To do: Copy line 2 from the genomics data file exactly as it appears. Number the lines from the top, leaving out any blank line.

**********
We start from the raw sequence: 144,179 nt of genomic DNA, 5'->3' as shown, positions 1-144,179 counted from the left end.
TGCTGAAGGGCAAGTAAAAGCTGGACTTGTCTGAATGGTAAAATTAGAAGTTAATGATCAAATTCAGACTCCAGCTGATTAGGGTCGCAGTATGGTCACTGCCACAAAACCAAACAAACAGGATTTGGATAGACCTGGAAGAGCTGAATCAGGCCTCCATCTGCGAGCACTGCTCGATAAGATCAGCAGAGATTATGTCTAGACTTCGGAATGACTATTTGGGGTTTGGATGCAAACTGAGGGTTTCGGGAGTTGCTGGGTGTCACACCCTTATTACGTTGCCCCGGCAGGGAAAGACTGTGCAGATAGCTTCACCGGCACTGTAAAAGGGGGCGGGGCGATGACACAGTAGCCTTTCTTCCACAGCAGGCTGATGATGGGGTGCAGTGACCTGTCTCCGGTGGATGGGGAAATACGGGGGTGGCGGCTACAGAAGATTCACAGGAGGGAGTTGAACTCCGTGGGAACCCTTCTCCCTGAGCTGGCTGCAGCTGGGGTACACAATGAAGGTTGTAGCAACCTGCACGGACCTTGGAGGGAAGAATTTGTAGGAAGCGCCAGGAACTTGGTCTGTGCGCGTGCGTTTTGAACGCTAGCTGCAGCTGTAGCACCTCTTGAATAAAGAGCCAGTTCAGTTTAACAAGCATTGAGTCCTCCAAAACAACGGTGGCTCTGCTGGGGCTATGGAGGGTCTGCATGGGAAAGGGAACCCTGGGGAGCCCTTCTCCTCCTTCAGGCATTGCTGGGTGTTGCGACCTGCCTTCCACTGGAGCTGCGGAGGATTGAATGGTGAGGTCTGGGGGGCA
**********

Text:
TGCTGAAGGGCAAGTAAAAGCTGGACTTGTCTGAATGGTAAAATTAGAAGTTAATGATCAAATTCAGACTCCAGCTGATTAGGGTCGCAGTATGGTCACTGCCACAAAACCAAACAAACAGGATTTGGATAGACCTGGAAGAGCTGAATCAGGCCTCCATCTGCGAGCACTGCTCGATAAGATCAGCAGAGATTATGTCTAGACTTCGGAATGACTATTTGGGGTTTGGATGCAAACTGAGGGTTTCGGGAGTTGCTGGGTGTCACACCCTTATTACGTTGCCCCGGCAGGGAAAGACTGTGCAGATAGCTTCACCGGCACTGTAAAAGGGGGCGGGGCGATGACACAGTAGCCTTTCTTCCACAGCAGGCTGATGATGGGGTGCAGTGACCTGTCTCCGGTGGATGGGGAAATACGGGGGTGGCGGCTACAGAAGATTCACAGGAGGGAGTTGAACTCCGTGGGAACCCTTCTCCCTGAGCTGGCTGCAGCTGGGGTACACAATGAAGGTTGTAGCAACCTGCACGGACCTTGGAGGGAAGAATTTGTAGGAAGCGCCAGGAACTTGGTCTGTGCGCGTGCGTTTTGAACGCTAGCTGCAGCTGTAGCACCTCTTGAATAAAGAGCCAGTTCAGTTTAACAAGCATTGAGTCCTCCAAAACAACGGTGGCTCTGCTGGGGCTATGGAGGGTCTGCATGGGAAAGGGAACCCTGGGGAGCCCTTCTCCTCCTTCAGGCATTGCTGGGTGTTGCGACCTGCCTTCCACTGGAGCTGCGGAGGATTGAATGGTGAGGTCTGGGGGGCA